What Are Bio-yoghurts That I See In The Supermarket And Are They Really Good For You?


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Kath Senior answered
Yoghurt is made by adding cultures of bacteria to milk and then keeping it warm so that the milk is fermented by the bacteria to form thick yoghurt. Usually, the yoghurt is then pasteurised to kill bacteria – any contaminant bacteria that could cause the yoghurt to go off, but also the bacteria originally added to get the culture going.

If this is not done, the product is a bio-yoghurt or a live yoghurt. This still contains the bacteria that caused the lactose in the milk to ferment to produce lactic acid that set the milk into yoghurts. The production of live yoghurts is done in more controlled conditions and the bacteria are different. Many commercial yoghurts are produced with Lactobacillus bulgaricus or Streptococcus thermophilus but bio-yoghurts tend to contain Lactobacillus acidophilus and Bifidobacterium bifidum.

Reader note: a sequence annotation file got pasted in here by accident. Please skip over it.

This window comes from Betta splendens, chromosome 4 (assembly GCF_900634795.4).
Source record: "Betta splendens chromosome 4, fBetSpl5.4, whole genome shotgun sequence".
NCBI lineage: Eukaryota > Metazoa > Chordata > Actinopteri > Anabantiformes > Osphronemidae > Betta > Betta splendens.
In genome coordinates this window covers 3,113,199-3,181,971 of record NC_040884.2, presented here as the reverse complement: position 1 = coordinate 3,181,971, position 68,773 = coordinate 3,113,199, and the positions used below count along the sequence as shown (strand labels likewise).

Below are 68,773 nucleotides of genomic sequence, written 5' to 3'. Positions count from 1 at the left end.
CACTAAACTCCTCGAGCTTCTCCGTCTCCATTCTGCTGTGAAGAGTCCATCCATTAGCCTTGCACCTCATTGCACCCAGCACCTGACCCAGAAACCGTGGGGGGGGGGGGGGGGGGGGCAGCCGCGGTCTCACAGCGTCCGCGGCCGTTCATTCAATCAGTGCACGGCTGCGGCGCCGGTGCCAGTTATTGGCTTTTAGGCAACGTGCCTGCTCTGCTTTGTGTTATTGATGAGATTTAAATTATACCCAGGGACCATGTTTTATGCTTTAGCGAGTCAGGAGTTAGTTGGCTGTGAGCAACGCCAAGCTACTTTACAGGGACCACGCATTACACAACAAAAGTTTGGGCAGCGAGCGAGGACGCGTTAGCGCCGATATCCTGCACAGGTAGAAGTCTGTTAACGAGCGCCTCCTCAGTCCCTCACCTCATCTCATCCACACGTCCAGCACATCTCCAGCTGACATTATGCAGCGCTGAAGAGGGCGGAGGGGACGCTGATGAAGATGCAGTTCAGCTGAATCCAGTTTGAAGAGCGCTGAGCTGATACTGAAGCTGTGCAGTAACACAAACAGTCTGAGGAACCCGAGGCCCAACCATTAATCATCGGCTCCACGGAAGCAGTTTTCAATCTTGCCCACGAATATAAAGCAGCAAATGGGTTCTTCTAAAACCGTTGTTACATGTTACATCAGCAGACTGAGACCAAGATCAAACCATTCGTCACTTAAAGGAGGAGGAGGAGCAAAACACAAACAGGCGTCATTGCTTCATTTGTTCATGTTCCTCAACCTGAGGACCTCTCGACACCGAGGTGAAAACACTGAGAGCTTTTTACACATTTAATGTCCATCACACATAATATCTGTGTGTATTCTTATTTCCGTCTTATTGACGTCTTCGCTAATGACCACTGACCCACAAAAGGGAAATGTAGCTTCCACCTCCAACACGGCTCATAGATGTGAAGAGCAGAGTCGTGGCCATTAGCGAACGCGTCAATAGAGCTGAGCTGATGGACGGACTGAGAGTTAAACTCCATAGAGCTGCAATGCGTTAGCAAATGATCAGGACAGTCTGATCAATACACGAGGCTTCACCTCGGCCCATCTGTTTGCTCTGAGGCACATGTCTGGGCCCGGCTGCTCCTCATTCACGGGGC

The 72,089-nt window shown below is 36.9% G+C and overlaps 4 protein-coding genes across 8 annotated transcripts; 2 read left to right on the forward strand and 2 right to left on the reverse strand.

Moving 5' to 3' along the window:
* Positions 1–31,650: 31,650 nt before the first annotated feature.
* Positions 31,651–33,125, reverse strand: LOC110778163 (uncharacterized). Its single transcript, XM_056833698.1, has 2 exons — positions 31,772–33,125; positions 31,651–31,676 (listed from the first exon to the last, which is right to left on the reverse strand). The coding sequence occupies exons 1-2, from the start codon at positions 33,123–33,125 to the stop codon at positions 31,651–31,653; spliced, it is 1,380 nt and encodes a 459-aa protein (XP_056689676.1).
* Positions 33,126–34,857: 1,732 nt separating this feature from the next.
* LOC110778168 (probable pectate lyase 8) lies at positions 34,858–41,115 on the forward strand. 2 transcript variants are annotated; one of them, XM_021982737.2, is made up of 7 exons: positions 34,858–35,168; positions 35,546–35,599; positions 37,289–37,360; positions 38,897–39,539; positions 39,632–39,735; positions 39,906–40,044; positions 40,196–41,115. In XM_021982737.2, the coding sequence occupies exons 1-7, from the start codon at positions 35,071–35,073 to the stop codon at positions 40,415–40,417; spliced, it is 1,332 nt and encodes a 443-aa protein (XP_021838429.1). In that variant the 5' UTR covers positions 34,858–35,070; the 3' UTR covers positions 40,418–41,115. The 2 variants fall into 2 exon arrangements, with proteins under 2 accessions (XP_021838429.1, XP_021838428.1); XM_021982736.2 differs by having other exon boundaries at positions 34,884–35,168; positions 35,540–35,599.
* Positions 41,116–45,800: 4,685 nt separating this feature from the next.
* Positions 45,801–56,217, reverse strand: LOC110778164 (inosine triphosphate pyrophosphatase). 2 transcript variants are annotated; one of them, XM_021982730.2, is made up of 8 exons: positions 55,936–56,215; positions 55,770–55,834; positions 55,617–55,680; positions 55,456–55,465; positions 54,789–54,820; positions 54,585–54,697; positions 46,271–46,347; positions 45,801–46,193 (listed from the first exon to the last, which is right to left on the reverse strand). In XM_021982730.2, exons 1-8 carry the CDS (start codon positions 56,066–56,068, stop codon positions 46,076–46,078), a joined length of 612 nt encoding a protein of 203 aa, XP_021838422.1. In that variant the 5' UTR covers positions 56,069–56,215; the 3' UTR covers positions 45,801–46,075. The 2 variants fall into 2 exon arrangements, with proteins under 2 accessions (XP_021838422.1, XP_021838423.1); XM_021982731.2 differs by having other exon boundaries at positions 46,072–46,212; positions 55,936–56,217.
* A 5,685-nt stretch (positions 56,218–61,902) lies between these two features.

The manufacturers claim that bio-yoghurts keep the digestive system healthy. Whether this is true or not has not really been tested but live yoghurt is generally good to have if you have diarrhoea caused by a tummy upset or by taking antibiotics, as it replenishes the gut with friendly bacteria.

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